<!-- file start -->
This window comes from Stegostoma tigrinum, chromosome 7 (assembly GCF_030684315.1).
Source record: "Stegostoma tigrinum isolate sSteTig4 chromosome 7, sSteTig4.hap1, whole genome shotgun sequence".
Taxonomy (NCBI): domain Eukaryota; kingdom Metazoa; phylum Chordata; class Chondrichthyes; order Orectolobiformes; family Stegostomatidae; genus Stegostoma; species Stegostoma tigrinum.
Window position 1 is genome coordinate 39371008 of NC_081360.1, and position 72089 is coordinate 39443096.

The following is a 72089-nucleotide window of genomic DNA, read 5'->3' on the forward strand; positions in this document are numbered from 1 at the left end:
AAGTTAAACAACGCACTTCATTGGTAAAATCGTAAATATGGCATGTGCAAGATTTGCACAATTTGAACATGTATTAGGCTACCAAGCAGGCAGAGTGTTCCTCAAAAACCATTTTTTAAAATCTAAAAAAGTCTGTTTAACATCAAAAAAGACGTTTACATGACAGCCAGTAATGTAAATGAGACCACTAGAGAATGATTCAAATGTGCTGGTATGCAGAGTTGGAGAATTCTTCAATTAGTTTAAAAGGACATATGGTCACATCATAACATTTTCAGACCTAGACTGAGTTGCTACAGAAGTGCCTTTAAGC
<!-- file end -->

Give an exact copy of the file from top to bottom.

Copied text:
This window comes from Stegostoma tigrinum, chromosome 7 (assembly GCF_030684315.1).
Source record: "Stegostoma tigrinum isolate sSteTig4 chromosome 7, sSteTig4.hap1, whole genome shotgun sequence".
Taxonomy (NCBI): domain Eukaryota; kingdom Metazoa; phylum Chordata; class Chondrichthyes; order Orectolobiformes; family Stegostomatidae; genus Stegostoma; species Stegostoma tigrinum.
Window position 1 is genome coordinate 39371008 of NC_081360.1, and position 72089 is coordinate 39443096.

The following is a 72089-nucleotide window of genomic DNA, read 5'->3' on the forward strand; positions in this document are numbered from 1 at the left end:
AAGTTAAACAACGCACTTCATTGGTAAAATCGTAAATATGGCATGTGCAAGATTTGCACAATTTGAACATGTATTAGGCTACCAAGCAGGCAGAGTGTTCCTCAAAAACCATTTTTTAAAATCTAAAAAAGTCTGTTTAACATCAAAAAAGACGTTTACATGACAGCCAGTAATGTAAATGAGACCACTAGAGAATGATTCAAATGTGCTGGTATGCAGAGTTGGAGAATTCTTCAATTAGTTTAAAAGGACATATGGTCACATCATAACATTTTCAGACCTAGACTGAGTTGCTACAGAAGTGCCTTTAAGC